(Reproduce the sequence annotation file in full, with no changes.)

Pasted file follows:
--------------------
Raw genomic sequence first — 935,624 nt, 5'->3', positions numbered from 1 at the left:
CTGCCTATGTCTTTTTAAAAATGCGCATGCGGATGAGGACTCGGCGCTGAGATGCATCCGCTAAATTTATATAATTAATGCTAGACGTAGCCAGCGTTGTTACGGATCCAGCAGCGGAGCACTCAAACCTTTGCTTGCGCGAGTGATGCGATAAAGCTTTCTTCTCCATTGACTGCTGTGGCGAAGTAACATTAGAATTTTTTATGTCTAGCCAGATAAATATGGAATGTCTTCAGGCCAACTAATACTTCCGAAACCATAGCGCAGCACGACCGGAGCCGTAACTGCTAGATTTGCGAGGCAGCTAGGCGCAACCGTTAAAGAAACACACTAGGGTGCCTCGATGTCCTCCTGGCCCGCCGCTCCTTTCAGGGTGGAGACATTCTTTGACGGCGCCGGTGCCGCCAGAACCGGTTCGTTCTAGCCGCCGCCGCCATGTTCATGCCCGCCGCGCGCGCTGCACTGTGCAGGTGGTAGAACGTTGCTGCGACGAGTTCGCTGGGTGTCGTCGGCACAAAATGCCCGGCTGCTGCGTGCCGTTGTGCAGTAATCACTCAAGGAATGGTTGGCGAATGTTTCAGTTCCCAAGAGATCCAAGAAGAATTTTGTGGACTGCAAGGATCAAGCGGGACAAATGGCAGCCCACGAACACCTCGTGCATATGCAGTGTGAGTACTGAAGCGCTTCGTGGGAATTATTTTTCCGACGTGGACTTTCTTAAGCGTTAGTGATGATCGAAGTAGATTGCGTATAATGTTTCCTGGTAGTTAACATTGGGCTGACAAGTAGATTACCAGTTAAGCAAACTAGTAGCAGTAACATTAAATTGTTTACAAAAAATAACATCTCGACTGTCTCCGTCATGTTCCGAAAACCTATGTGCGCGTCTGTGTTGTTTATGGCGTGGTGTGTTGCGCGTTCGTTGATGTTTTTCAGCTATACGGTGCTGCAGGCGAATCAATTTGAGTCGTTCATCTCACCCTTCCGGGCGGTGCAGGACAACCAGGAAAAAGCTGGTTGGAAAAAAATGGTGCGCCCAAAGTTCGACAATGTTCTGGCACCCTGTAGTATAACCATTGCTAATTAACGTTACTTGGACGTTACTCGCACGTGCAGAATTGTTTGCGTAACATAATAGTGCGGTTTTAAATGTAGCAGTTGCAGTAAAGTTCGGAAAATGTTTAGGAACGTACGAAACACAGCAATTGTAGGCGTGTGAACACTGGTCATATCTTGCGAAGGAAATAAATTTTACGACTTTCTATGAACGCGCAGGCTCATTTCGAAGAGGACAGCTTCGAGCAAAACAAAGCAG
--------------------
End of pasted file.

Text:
Raw genomic sequence first — 935,624 nt, 5'->3', positions numbered from 1 at the left:
CTGCCTATGTCTTTTTAAAAATGCGCATGCGGATGAGGACTCGGCGCTGAGATGCATCCGCTAAATTTATATAATTAATGCTAGACGTAGCCAGCGTTGTTACGGATCCAGCAGCGGAGCACTCAAACCTTTGCTTGCGCGAGTGATGCGATAAAGCTTTCTTCTCCATTGACTGCTGTGGCGAAGTAACATTAGAATTTTTTATGTCTAGCCAGATAAATATGGAATGTCTTCAGGCCAACTAATACTTCCGAAACCATAGCGCAGCACGACCGGAGCCGTAACTGCTAGATTTGCGAGGCAGCTAGGCGCAACCGTTAAAGAAACACACTAGGGTGCCTCGATGTCCTCCTGGCCCGCCGCTCCTTTCAGGGTGGAGACATTCTTTGACGGCGCCGGTGCCGCCAGAACCGGTTCGTTCTAGCCGCCGCCGCCATGTTCATGCCCGCCGCGCGCGCTGCACTGTGCAGGTGGTAGAACGTTGCTGCGACGAGTTCGCTGGGTGTCGTCGGCACAAAATGCCCGGCTGCTGCGTGCCGTTGTGCAGTAATCACTCAAGGAATGGTTGGCGAATGTTTCAGTTCCCAAGAGATCCAAGAAGAATTTTGTGGACTGCAAGGATCAAGCGGGACAAATGGCAGCCCACGAACACCTCGTGCATATGCAGTGTGAGTACTGAAGCGCTTCGTGGGAATTATTTTTCCGACGTGGACTTTCTTAAGCGTTAGTGATGATCGAAGTAGATTGCGTATAATGTTTCCTGGTAGTTAACATTGGGCTGACAAGTAGATTACCAGTTAAGCAAACTAGTAGCAGTAACATTAAATTGTTTACAAAAAATAACATCTCGACTGTCTCCGTCATGTTCCGAAAACCTATGTGCGCGTCTGTGTTGTTTATGGCGTGGTGTGTTGCGCGTTCGTTGATGTTTTTCAGCTATACGGTGCTGCAGGCGAATCAATTTGAGTCGTTCATCTCACCCTTCCGGGCGGTGCAGGACAACCAGGAAAAAGCTGGTTGGAAAAAAATGGTGCGCCCAAAGTTCGACAATGTTCTGGCACCCTGTAGTATAACCATTGCTAATTAACGTTACTTGGACGTTACTCGCACGTGCAGAATTGTTTGCGTAACATAATAGTGCGGTTTTAAATGTAGCAGTTGCAGTAAAGTTCGGAAAATGTTTAGGAACGTACGAAACACAGCAATTGTAGGCGTGTGAACACTGGTCATATCTTGCGAAGGAAATAAATTTTACGACTTTCTATGAACGCGCAGGCTCATTTCGAAGAGGACAGCTTCGAGCAAAACAAAGCAG